The brilliant news analyst David Martin (www.DCDave.com) has been a friend of mine and of Amelia Earhart: The Truth at Last since the early days after the first edition was published in June 2012, and he continues to be a staunch supporter of the truth in the Earhart disappearance. We first met about 2005, when I found his work on the James V. Forrestal case (“Who Killed James Forrestal?”) in an online search and was immediately hooked on the quality and quantity of the truth that Martin discerns and presents on a near-daily basis in his work.
Far more than this writer, the better-known Martin has a long history with the Washington establishment and is despised as a persistent pest by the herd journalists in the nation’s capitol, all of whom have made their own little deals with the devil and sold their souls for the coin of the realm, whether it be fame, status, money or influence. Martin is clearly his own man, a beast rarely encountered in this upside-down PC world, and his friendship and support are highly appreciated and never taken for granted here.
Earhart Photo Story Collapses as Expected
Well, that didn’t take long. Two days before the History Channel aired its two-hour special, “Amelia Earhart: The Lost Evidence,” clued in by the saturation promotion our propaganda was giving it, I smelled a rat. What I concluded in “Press Touts Dubious Earhart Photo” was that it was likely that these scoundrels were now steering us away from the truth through the use of #4 and #9 of the Seventeen Techniques for Truth Suppression. These are, respectively, “Knock down straw men” and “Come half clean.”
I might have gone further and noted that these two techniques were being wheeled up to the front to supplement the propaganda workhorse #1, which is “Dummy up” and a subcategory of #13, which is creating and publicizing distractions.
Up to the airing of this program, our press had virtually blacked out any news of the mountain of evidence that points to Earhart and her navigator, Fred Noonan, having been captured by the Japanese. As author Mike Campbell points out in his review, which we shall get to later, the History Channel did present some quite solid evidence, never before aired by the national news media, that the unfortunate flyers did become prisoners of the Japanese and died at their hands. In effect, they came half clean. But they needed to fill up two hours, and like the “double agent” Christopher Ruddy in the Vince Foster death case, they had to supply a bit more than one questionable photograph to buy credibility with their viewers.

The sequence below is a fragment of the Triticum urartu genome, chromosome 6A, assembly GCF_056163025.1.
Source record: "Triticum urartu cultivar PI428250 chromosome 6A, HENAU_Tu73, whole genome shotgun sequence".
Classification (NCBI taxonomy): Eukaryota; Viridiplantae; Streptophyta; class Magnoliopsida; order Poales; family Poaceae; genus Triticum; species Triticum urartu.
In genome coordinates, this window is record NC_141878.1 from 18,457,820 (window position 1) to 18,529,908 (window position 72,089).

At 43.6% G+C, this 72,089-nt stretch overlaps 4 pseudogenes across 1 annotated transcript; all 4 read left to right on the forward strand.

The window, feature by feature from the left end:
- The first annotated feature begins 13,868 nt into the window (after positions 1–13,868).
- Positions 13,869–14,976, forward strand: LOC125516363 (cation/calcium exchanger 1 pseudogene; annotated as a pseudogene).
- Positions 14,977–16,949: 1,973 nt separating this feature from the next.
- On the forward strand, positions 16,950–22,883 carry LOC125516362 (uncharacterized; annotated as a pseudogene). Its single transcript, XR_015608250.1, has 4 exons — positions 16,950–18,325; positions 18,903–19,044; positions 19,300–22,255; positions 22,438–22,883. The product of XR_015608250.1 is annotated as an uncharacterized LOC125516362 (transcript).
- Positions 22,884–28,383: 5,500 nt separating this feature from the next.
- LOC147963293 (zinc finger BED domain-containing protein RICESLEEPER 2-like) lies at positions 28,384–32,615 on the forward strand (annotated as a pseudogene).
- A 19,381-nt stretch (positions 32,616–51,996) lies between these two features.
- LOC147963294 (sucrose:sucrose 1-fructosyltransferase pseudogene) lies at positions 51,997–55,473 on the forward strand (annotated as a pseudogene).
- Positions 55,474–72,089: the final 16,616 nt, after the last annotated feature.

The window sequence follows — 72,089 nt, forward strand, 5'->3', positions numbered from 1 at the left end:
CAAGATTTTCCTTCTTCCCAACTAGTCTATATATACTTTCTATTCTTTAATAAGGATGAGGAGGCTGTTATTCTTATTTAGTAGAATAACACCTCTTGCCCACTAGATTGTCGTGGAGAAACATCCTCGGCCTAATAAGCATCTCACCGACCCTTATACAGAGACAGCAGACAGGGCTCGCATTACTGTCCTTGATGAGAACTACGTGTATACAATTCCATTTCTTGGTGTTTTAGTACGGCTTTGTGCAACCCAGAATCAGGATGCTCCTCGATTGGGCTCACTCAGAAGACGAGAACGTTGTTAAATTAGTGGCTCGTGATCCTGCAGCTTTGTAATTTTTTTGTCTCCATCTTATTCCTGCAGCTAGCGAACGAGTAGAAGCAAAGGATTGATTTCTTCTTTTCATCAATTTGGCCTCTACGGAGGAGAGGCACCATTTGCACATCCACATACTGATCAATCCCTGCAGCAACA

What good new information they offered, however, was overwhelmed by the phony photo straw man that got knocked down a lot faster than I thought that it would. And to show you how closely the press propagandists have conformed to the fourth truth-suppression technique, we repeat it here in full:
Knock down straw men. Deal only with the weakest aspects of the weakest charges. Even better, create your own straw men. Make up wild rumors (or plant false stories) and give them lead play when you appear to debunk all the charges, real and fanciful alike.
What we have here is almost a textbook example of a planted false story. A photograph had been “discovered” in the U.S. National Archives, apparently misfiled, standing alone without any context, which one might interpret as showing Noonan and Earhart lolling around on a dock in Jaluit Harbor in the Marshall Islands. Within a couple of days, though, a mainstream left-wing publication in Britain, The Guardian, reported that a Japanese history enthusiast had discovered the identical photograph in an old Japanese travel book. One must wonder how such a travel-book photo came to be there all by its lonesome in the National Archives. The book was published in Palau, considerably to the west of the Marshall Islands, in 1935, two years before Earhart’s disappearance.